Sikh religious leaders have issued an edict to their community to end lavish weddings that involve days of revelry as a measure to discourage dowry demands.
By enforcing austere weddings, the Delhi Sikh Temple Management Committee also hopes to prevent the outlawed but growing practice among Sikhs of aborting foetuses discovered to be female.
Paramjit Singh Sarna, the head of the committee, said: “It is this splurge of wealth on ceremonies that is promoting dowry and practices like female foeticide.”
Mr Sarna recommended a simple wedding in a Sikh temple concluded before the auspicious pre-noon period followed by a teetotal and vegetarian reception. He warned that those straying from the ascetic guidelines would not be issued with wedding certificates.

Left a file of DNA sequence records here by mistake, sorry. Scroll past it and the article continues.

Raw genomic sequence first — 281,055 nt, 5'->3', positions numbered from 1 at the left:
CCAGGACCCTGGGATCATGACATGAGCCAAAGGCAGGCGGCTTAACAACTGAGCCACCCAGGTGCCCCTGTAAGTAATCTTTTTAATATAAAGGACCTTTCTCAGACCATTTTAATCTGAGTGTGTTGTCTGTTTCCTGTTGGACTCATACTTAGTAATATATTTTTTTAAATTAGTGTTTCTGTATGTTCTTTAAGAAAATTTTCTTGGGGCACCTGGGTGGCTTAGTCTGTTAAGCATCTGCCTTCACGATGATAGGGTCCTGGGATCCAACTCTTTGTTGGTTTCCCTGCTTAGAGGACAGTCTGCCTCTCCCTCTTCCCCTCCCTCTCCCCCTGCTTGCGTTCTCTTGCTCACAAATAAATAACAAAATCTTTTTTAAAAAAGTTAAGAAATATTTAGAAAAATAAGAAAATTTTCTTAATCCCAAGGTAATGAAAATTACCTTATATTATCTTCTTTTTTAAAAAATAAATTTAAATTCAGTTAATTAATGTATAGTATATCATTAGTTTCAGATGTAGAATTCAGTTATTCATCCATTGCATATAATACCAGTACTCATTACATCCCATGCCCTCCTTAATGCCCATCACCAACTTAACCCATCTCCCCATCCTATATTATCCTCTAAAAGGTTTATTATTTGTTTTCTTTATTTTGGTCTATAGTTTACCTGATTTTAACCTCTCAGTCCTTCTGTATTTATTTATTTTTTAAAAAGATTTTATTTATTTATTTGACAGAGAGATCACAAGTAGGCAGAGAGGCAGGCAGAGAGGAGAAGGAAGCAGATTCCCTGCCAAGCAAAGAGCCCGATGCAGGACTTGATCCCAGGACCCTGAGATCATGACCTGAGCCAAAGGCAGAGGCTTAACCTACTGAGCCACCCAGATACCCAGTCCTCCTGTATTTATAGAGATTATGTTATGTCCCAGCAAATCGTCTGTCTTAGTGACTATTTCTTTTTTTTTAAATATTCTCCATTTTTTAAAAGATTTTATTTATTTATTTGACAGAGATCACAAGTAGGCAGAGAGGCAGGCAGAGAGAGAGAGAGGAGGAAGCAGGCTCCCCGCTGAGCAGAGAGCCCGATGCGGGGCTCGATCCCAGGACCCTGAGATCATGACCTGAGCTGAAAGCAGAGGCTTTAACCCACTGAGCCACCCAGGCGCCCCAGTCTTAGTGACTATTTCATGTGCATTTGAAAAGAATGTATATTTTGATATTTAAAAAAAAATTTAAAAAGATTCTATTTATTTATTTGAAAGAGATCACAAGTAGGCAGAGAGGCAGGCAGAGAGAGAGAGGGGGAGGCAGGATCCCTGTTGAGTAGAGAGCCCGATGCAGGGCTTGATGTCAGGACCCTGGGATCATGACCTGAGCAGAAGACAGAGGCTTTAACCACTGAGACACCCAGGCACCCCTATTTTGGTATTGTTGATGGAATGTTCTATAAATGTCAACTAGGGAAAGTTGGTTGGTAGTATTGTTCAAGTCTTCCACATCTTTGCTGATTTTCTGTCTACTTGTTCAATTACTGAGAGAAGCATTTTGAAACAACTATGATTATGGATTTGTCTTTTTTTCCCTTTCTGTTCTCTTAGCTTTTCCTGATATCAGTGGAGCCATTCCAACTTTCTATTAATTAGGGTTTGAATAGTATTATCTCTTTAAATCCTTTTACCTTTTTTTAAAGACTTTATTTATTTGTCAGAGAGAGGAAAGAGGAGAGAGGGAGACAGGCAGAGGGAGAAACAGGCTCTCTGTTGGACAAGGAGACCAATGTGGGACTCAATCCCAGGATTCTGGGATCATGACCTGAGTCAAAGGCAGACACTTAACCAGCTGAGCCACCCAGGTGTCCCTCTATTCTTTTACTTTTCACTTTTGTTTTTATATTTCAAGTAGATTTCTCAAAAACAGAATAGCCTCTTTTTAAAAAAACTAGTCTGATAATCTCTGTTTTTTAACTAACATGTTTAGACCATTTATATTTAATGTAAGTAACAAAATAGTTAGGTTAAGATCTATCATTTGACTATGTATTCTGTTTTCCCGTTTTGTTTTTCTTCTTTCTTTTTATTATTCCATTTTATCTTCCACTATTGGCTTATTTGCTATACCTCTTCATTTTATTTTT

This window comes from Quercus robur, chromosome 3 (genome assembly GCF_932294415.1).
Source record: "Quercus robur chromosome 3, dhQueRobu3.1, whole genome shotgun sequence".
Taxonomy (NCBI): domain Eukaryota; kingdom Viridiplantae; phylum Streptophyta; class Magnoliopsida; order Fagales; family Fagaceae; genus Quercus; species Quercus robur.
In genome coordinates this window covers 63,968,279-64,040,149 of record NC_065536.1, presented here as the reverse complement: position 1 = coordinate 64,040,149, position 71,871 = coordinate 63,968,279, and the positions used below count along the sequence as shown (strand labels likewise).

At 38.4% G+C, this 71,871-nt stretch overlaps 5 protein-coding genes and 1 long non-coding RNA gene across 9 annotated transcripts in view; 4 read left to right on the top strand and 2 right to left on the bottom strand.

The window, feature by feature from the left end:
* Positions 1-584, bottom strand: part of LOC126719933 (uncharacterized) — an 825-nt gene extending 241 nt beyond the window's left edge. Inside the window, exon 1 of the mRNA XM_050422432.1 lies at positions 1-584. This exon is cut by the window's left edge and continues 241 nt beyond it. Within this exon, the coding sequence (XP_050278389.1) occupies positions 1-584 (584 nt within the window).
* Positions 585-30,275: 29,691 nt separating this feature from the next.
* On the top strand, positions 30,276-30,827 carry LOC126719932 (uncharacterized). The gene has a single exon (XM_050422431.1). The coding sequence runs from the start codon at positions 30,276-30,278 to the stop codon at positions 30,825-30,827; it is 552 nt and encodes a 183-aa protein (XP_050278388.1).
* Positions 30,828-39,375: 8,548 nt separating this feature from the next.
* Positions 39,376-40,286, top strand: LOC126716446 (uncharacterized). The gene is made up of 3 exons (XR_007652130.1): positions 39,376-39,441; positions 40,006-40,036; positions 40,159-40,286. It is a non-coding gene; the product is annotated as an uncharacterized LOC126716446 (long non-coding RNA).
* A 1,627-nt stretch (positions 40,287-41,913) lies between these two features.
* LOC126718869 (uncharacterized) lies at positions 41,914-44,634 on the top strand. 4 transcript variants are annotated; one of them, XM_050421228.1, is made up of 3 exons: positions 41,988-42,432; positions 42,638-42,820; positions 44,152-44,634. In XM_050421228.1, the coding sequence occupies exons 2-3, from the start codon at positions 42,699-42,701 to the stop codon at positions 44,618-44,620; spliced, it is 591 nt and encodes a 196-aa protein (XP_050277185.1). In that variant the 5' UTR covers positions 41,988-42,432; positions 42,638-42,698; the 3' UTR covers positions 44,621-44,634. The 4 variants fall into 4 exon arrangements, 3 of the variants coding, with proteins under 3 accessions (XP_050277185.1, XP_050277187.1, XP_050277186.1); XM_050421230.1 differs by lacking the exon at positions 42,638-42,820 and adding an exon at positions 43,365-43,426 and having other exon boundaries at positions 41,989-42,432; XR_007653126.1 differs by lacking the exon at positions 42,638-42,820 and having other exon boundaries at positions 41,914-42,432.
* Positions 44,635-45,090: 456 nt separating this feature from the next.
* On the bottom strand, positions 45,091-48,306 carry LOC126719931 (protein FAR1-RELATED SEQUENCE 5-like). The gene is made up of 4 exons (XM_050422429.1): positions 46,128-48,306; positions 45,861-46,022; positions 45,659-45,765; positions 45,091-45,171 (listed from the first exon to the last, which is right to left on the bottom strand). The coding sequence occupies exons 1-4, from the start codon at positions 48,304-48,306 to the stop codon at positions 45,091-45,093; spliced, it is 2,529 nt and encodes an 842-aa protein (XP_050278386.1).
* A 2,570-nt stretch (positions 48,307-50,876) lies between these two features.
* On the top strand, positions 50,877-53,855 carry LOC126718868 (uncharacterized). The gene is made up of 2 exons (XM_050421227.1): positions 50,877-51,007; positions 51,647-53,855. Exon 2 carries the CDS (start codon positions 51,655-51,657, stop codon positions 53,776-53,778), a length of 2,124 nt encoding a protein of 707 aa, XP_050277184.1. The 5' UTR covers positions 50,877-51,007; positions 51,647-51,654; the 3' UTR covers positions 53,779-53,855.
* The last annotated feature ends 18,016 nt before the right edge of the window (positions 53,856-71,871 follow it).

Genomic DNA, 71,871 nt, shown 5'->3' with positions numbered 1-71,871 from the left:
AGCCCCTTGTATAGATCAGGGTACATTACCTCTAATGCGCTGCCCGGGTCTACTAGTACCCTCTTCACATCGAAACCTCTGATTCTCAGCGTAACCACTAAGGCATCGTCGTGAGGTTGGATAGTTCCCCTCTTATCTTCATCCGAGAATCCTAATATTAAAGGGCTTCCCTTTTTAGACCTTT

Across India girls are considered a liability as expensive dowries have to be paid at weddings that themselves cost a great deal. Even the poorest of peasants come under peer pressure to organise lavish weddings and often take out loans that burden the family with debts.
The Sikhs’ home state of Punjab has 793 females per 1,000 males, the lowest in the country as many female foetuses are aborted following ultrasound tests proscribed by law for several years.
India’s national average, according to the 2001 census, stood at 933 females for every 1,000 males.
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